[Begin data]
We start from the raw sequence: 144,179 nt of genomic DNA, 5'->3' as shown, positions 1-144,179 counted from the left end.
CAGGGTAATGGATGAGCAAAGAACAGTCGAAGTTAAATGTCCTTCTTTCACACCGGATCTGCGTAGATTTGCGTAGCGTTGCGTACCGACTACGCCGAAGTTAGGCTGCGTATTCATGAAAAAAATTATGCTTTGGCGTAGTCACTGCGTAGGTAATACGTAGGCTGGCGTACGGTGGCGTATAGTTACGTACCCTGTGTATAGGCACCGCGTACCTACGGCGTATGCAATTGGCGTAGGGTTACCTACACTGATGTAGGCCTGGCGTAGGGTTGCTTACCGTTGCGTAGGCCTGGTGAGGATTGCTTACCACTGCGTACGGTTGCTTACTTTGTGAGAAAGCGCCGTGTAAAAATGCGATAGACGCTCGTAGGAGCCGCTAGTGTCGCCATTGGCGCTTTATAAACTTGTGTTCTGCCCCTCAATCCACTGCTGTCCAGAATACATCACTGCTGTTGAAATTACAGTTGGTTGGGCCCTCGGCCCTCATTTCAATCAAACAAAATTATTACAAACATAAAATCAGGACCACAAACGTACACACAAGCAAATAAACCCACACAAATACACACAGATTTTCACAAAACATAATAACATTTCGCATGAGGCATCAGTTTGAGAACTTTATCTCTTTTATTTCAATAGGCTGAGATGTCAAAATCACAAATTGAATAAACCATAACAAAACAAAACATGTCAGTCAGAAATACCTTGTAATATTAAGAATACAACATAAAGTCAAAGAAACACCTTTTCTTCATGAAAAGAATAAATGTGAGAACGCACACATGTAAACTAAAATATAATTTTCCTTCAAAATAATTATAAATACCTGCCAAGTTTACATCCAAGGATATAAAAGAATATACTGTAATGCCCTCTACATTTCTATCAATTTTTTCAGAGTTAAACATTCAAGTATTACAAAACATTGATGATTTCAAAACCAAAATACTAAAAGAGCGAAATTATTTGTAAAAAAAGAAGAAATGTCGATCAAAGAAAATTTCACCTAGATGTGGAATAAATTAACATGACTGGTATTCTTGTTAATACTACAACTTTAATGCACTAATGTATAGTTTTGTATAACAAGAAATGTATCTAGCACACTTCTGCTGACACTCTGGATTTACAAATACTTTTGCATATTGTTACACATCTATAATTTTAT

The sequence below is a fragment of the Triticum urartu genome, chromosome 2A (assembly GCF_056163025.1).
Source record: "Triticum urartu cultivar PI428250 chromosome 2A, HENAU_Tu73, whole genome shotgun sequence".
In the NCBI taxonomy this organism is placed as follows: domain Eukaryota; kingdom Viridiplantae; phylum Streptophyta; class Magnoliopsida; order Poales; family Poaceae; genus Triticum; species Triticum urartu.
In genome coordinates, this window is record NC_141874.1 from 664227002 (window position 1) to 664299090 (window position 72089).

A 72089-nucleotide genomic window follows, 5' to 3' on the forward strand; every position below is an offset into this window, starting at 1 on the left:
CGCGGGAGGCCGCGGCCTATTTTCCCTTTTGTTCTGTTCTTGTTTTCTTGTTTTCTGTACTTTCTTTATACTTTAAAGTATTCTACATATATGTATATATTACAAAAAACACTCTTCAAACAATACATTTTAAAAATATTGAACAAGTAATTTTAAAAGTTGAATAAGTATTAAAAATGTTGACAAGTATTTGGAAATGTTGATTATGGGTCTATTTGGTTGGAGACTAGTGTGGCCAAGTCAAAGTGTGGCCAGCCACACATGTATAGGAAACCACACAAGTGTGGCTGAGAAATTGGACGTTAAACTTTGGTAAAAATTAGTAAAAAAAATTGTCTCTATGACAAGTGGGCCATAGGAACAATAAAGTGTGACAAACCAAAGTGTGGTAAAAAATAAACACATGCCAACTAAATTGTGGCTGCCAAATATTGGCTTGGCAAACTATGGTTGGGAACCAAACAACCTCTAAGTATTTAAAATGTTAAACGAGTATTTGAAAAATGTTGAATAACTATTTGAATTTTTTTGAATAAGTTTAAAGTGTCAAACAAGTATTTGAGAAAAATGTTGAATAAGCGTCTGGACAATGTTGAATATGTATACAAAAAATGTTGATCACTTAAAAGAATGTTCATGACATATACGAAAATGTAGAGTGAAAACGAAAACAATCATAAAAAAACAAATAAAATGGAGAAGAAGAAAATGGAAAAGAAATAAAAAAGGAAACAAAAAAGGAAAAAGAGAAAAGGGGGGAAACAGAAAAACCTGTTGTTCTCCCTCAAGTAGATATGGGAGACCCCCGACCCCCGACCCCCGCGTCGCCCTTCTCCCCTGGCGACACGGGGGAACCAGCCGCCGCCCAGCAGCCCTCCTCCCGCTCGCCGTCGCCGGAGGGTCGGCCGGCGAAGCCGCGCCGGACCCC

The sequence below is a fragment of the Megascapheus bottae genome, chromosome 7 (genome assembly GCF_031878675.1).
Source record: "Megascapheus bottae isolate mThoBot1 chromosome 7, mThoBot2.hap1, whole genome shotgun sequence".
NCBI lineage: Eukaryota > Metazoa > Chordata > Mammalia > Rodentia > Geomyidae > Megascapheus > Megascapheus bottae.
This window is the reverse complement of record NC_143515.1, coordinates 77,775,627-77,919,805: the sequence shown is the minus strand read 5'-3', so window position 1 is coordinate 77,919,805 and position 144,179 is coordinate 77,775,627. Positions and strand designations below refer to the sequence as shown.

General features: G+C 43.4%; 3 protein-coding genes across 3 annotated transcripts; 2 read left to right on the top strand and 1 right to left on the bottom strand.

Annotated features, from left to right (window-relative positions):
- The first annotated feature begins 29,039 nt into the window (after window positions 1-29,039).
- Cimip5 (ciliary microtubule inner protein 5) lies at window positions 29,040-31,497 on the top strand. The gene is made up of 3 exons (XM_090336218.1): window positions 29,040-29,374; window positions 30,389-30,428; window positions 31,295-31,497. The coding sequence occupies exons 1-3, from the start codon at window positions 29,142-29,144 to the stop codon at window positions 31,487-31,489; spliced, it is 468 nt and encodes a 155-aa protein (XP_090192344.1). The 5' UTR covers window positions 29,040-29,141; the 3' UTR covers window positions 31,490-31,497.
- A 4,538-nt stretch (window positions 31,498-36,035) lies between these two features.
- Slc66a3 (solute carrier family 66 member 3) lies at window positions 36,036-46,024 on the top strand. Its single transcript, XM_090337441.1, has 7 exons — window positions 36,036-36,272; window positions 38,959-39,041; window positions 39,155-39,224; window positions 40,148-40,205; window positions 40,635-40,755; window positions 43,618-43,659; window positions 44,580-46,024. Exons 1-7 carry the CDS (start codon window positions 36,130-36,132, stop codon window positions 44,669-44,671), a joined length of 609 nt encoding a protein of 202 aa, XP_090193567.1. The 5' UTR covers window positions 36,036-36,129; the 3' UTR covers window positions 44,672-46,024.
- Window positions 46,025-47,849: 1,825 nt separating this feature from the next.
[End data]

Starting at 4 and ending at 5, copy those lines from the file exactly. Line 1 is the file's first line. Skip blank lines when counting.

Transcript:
Source record: "Triticum urartu cultivar PI428250 chromosome 2A, HENAU_Tu73, whole genome shotgun sequence".
In the NCBI taxonomy this organism is placed as follows: domain Eukaryota; kingdom Viridiplantae; phylum Streptophyta; class Magnoliopsida; order Poales; family Poaceae; genus Triticum; species Triticum urartu.